CoachJF asked: How does Boston College better engage the locals and the local media in support of BC athletics, in particular, the two big national sports of football and basketball and to a lesser extent hockey?
Grant: These are three completely different questions, so I'll try to address all three briefly.
Football first. Let me ask you a question. How many times have you been watching TV and seen an advertisement telling you to get out to a BC football game?
Personally I can't think of any. Now, I've lived off campus for the last couple years, but I can't imagine things are all that different now compared to when I was a student.
I think there are two factors here. One is that even a little effort on advertising the games would go a long way. I don't think that's done.
Living down in UConn country, I do see UConn advertising its games here and there. Why isn't that done up at BC? Again, maybe it happens and I'm totally off base. But if the community knew there was a game, some of them are going to go.
But that's not the biggest factor. The problem is that it actually a burden for a family of four to go to a football game because of the parking. And unfortunately short of filling in and paving over the Res, this just doesn't have an easy solution. Who wants to drive to Needham and take a bus to the game? That's a pain in the ass.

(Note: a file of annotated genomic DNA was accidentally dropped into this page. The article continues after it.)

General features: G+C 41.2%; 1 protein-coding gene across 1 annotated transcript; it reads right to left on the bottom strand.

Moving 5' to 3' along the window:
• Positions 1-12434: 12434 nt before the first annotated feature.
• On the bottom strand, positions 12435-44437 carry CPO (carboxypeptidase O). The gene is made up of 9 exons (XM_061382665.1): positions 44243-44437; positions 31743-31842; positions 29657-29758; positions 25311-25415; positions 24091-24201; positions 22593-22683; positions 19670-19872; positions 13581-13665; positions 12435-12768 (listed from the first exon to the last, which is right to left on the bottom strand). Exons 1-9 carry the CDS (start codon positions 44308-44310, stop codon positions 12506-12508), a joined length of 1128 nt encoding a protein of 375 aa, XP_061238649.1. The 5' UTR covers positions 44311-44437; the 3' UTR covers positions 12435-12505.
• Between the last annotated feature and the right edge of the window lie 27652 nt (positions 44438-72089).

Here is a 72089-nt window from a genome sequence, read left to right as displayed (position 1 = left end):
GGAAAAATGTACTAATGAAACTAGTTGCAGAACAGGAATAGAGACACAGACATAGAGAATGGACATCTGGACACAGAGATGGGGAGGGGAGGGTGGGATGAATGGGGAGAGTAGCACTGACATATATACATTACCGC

It's really a shame that the Chestnut Hill T stop is ⅓ of a mile from campus. That's just long enough to be a prohibitive walk for a family. For those fans coming from the west, that would make things a whole lot easier if they could park at Riverside and take the T right in to the game.
Okay, that was long.
For basketball, I will say: Just win, baby. People will show up when the team plays well. When I was a student and we weren't terrible, people showed up. It wasn't packed, but people came. Even the students.
For hockey: I'm not really sure what can or should be done to improve attendance. We're pretty much what everyone in the east wants to be as far as attendance.